Most of the fastening devices used in clothing today, like the shoelace, the button, and the safely pin, have existed in some form in various cultures for thousands of years. But the zipper was the brainchild of one American inventor, namely Whitcomb Judson of Chicago. At the end of the 19th century, Judson was already a successful inventor, with a dozen patents to his credit for mechanical items such as improvements to motors and railroad braking systems.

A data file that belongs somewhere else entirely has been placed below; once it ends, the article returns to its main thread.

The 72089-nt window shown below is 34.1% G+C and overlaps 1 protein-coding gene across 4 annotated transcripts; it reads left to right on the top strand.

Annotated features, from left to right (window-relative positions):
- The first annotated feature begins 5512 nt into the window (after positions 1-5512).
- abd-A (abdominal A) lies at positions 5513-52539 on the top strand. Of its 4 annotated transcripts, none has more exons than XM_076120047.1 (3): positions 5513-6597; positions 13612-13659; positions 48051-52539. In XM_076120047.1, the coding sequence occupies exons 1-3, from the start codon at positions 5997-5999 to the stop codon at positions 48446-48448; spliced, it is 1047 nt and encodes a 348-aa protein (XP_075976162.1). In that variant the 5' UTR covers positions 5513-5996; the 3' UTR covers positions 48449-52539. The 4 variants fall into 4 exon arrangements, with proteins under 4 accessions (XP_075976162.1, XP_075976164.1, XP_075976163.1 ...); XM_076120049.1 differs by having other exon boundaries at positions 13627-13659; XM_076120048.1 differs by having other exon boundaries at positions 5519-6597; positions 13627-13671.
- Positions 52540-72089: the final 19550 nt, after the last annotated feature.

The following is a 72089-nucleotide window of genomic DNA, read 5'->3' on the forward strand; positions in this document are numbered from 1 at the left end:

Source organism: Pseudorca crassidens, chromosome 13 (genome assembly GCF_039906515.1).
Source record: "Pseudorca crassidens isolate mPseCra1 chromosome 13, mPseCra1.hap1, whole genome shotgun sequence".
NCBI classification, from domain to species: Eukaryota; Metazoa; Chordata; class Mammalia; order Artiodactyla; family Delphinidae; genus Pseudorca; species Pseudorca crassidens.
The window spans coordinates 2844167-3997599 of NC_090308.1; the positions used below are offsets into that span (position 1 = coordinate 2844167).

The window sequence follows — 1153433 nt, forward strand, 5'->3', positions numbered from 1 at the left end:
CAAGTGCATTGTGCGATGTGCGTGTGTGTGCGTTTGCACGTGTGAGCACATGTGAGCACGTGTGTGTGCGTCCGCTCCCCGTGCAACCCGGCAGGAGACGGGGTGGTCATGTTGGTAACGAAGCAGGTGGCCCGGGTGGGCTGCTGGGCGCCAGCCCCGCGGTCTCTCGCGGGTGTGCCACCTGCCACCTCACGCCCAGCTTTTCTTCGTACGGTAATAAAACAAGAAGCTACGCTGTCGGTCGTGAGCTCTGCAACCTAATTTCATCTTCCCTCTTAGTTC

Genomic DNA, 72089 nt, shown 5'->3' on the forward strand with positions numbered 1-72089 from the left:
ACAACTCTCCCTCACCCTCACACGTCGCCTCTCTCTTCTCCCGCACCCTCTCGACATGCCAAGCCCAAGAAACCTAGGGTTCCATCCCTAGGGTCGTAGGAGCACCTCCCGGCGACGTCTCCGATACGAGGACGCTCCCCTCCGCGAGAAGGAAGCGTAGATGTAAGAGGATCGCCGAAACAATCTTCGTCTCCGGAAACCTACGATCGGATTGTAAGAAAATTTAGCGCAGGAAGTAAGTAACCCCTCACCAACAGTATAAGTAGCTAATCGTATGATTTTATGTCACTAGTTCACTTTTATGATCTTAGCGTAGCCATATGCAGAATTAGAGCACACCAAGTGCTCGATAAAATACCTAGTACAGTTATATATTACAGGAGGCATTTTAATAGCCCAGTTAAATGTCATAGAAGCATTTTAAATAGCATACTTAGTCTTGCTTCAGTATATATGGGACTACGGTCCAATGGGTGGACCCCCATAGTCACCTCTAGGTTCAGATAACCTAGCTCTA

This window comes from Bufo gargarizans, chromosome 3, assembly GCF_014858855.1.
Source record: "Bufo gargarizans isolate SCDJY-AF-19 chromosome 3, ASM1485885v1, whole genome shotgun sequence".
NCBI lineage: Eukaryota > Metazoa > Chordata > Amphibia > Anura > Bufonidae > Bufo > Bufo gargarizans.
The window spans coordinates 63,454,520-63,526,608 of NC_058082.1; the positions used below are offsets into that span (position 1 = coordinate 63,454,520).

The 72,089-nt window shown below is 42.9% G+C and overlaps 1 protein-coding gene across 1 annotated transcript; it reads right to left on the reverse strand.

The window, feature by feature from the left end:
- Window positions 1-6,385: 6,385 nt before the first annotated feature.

He then turned his mind to creation a replacement for the lengthy shoelaces which were then used in both men’s and women’s boots. On August 29th 1893, he won another patent, for what he called the “clasp-locker”. Though the prototype was somewhat clumsy, and frequently jammed, it did work: in fact, Judson and his business associate Lewis Walker had sewn the device into their own boots. Although Judson displayed his clasp-locker at the World’s Fair held in Chicago in 1893, the public largely ignored it. The company founded by Judson and Walker, Universal Fastener, despite further refinements, never really succeeded in marketing the device. Baca lebih lanjut